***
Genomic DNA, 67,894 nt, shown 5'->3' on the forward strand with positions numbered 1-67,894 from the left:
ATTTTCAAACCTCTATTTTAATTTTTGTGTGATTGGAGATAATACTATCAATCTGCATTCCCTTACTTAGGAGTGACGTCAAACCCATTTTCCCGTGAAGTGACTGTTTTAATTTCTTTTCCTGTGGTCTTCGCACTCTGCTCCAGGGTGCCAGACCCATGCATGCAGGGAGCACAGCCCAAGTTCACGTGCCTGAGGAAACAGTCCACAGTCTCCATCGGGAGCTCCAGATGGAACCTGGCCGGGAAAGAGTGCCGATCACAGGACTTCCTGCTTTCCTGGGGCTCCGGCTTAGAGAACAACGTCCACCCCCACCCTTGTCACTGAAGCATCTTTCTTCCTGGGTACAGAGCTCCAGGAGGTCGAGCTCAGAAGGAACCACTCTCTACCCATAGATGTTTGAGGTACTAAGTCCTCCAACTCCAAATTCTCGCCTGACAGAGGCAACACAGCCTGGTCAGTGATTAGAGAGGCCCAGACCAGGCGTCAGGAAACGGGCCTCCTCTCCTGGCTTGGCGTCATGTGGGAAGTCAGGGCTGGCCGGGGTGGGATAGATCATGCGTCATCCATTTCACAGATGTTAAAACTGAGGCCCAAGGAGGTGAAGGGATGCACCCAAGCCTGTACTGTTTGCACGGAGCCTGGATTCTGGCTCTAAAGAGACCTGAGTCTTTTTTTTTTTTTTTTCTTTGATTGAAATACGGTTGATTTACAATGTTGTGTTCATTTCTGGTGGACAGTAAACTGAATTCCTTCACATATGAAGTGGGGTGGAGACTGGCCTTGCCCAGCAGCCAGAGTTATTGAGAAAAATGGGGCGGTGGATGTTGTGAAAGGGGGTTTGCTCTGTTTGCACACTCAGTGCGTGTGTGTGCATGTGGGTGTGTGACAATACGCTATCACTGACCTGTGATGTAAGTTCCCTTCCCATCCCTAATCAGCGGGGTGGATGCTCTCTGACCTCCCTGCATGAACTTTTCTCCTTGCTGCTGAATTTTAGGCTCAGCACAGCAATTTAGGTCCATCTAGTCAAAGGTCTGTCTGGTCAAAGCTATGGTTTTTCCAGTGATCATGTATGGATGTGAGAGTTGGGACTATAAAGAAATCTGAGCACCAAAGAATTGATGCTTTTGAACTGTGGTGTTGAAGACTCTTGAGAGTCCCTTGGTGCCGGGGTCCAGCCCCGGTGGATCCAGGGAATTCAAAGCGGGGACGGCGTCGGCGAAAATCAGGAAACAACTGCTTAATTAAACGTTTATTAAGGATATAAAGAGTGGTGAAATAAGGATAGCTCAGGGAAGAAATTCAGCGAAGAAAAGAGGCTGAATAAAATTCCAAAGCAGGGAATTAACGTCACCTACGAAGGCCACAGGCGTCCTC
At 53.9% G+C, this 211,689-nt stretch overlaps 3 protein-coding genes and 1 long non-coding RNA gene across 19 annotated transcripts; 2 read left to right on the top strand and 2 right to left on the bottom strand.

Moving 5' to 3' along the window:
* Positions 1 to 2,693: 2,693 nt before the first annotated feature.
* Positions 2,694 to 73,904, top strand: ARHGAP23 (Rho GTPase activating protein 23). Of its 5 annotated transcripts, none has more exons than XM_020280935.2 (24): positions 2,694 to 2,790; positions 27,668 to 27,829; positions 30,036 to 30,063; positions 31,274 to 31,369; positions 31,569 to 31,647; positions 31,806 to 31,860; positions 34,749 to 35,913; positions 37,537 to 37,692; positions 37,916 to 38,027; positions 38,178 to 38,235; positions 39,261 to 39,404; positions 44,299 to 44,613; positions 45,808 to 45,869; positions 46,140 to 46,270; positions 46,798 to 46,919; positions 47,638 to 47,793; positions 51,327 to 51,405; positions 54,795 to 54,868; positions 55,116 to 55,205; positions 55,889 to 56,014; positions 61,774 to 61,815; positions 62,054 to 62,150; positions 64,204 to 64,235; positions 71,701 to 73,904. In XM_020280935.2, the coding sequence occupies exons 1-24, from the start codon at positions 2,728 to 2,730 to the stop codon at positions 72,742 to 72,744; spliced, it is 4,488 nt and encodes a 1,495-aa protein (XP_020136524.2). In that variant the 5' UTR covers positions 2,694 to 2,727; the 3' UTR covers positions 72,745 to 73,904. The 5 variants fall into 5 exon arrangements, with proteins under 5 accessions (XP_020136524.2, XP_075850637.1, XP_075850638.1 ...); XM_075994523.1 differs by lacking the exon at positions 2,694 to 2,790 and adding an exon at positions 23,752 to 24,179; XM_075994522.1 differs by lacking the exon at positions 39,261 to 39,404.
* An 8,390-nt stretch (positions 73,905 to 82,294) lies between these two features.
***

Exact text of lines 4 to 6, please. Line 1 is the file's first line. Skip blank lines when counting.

Moving 5' to 3' along the window:
* Positions 1 to 2,693: 2,693 nt before the first annotated feature.
* Positions 2,694 to 73,904, top strand: ARHGAP23 (Rho GTPase activating protein 23). Of its 5 annotated transcripts, none has more exons than XM_020280935.2 (24): positions 2,694 to 2,790; positions 27,668 to 27,829; positions 30,036 to 30,063; positions 31,274 to 31,369; positions 31,569 to 31,647; positions 31,806 to 31,860; positions 34,749 to 35,913; positions 37,537 to 37,692; positions 37,916 to 38,027; positions 38,178 to 38,235; positions 39,261 to 39,404; positions 44,299 to 44,613; positions 45,808 to 45,869; positions 46,140 to 46,270; positions 46,798 to 46,919; positions 47,638 to 47,793; positions 51,327 to 51,405; positions 54,795 to 54,868; positions 55,116 to 55,205; positions 55,889 to 56,014; positions 61,774 to 61,815; positions 62,054 to 62,150; positions 64,204 to 64,235; positions 71,701 to 73,904. In XM_020280935.2, the coding sequence occupies exons 1-24, from the start codon at positions 2,728 to 2,730 to the stop codon at positions 72,742 to 72,744; spliced, it is 4,488 nt and encodes a 1,495-aa protein (XP_020136524.2). In that variant the 5' UTR covers positions 2,694 to 2,727; the 3' UTR covers positions 72,745 to 73,904. The 5 variants fall into 5 exon arrangements, with proteins under 5 accessions (XP_020136524.2, XP_075850637.1, XP_075850638.1 ...); XM_075994523.1 differs by lacking the exon at positions 2,694 to 2,790 and adding an exon at positions 23,752 to 24,179; XM_075994522.1 differs by lacking the exon at positions 39,261 to 39,404.